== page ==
[00:16:47] You'll have enough water for a long time. So you've got to understand how to do that. Where to fish and where to hunt and what to do and how to do it. So, number one belief: don't believe that you're unlucky. Instead believe that you need the right strategy. Number two belief: and beliefs are the, basically the foundation of whether or not we're going to take action.

[00:17:06] So action leads to results. Belief is what creates action. If you don't believe that you're going to get something, you're not going to do something. And if you don't do something, you're not going to get something which is going to reinforce the negative belief. And so the second belief is around trust. People don't trust themselves. They don't have self confidence. They also don't trust other people. Like I'm just sharing openly with you. Most people are not willing to share openly. They want to hide their ideas. They don't want to tell a competitor what they're about because they're afraid that competitor will steal their business.

[00:17:36] And the truth is if the competitor wants to steal your business, they would have already stolen your business. My mother always said, never hire a sales rep. Why? Because a sales rep is going to get really good and steal your business. And I was like, Ma, the sales rep doesn't want your business.

[00:17:50] They want to do sales. They want to go home every day. They don't want to sit here dealing with your business. She's like, it's not true. I was like, okay, well, the first person that I hired before I paid myself, sorry, it was a sales person. And I ended up building one of the fastest growing companies in America.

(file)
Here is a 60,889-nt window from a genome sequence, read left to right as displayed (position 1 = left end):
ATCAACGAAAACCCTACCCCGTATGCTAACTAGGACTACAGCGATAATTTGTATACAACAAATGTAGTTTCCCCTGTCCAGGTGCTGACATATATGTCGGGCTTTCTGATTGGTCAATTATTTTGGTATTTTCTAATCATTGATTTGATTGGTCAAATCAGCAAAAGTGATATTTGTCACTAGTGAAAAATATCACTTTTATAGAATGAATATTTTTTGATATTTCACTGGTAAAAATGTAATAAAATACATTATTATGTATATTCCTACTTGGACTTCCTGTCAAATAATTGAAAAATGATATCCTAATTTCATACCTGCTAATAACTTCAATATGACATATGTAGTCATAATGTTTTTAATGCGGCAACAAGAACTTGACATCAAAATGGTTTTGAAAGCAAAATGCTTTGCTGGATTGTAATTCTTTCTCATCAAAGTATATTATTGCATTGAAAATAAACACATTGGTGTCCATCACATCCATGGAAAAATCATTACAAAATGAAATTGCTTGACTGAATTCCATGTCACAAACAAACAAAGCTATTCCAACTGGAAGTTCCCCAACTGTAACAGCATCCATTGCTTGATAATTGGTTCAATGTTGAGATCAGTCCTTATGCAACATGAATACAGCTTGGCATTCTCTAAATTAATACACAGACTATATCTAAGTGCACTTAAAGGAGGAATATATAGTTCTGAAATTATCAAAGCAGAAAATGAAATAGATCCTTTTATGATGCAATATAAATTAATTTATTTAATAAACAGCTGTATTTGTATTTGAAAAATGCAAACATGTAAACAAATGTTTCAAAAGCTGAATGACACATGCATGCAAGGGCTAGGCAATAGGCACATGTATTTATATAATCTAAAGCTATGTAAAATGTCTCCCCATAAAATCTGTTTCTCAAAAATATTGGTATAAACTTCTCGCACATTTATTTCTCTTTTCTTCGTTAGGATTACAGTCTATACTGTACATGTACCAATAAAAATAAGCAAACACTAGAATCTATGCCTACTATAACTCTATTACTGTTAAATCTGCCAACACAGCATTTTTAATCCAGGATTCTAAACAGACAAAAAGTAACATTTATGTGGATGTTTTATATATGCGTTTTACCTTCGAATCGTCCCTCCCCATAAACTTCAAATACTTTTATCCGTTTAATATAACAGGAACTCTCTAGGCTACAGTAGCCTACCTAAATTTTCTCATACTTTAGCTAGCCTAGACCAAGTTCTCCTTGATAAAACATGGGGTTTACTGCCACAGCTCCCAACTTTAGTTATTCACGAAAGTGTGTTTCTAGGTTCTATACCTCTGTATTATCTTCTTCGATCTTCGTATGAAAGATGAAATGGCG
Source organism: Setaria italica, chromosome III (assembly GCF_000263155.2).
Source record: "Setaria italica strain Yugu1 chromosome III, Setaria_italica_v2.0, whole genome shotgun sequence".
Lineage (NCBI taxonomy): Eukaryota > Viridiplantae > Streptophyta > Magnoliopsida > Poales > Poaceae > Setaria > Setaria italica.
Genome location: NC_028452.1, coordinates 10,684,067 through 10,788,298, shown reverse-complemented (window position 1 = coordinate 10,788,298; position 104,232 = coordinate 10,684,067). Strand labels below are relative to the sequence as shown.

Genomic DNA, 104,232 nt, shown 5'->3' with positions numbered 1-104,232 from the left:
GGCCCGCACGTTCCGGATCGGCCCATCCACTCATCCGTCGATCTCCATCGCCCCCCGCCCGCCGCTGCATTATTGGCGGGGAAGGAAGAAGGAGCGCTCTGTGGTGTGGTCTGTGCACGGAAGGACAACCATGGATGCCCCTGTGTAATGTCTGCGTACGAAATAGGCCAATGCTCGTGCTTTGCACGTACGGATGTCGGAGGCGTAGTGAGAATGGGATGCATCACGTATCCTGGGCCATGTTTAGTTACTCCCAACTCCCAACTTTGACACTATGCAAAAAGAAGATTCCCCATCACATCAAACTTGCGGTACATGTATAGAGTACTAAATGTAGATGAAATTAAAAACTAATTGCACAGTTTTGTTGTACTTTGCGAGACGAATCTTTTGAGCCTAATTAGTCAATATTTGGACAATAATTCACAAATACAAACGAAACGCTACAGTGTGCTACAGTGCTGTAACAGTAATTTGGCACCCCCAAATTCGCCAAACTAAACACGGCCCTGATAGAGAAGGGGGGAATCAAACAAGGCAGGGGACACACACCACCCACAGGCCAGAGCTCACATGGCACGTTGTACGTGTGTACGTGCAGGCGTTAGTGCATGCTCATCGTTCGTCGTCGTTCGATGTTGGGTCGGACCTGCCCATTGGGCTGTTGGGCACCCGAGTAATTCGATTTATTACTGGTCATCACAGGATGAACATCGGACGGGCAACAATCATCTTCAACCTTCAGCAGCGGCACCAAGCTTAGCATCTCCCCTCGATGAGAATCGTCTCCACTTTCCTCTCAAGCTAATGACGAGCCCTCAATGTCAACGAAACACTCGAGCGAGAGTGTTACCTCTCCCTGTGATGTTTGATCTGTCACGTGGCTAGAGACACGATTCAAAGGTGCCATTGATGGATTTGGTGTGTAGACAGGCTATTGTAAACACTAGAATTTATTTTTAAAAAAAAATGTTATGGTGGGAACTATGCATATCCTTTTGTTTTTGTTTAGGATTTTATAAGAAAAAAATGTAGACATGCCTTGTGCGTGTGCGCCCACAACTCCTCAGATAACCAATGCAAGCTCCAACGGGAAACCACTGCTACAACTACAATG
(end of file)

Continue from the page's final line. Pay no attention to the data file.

[00:18:02] So I was able to trust this person with my leads, with my CRM, with my knowledge, with my information, with my training. And as a result, I made a lot of money. If you can't trust other people, how are you going to make a lot of money? You got to learn to trust. And trust isn't a guarantee that you won't get screwed.

[00:18:18] I've got screwed. I had my fair share of losing,as Frank Sinatra says, "But I Did It My Way." I had my fair share of losing, but you know what? I have regrets, but not enough to mention, as he says in his song "my way". Personally, I believe that if you can trust other people, that if you can trust the government, if you can trust yourself, You're going to be much more successful and get past the six, six figure and even seven figure mark.

[00:18:45] But you have to be willing to fail in order for you to scale. And then the third self-limiting belief that I see a lot of people having is if it ain't broke, don't fix it. And most people would say that are broke. You are broke, fix it. So instead be willing to change, be willing to go with the times, be willing to optimize what you're doing.

[00:19:05] You don't have to change every day. But if you see something's not working, if you see, you're not feeling joy with what you're doing, so don't do that anymore. Find what brings you joy, find the joy in what you're doing and do more of that and get really good at doing things that you love doing. Chances are what you're good at you like doing. I'm good at being on podcasts.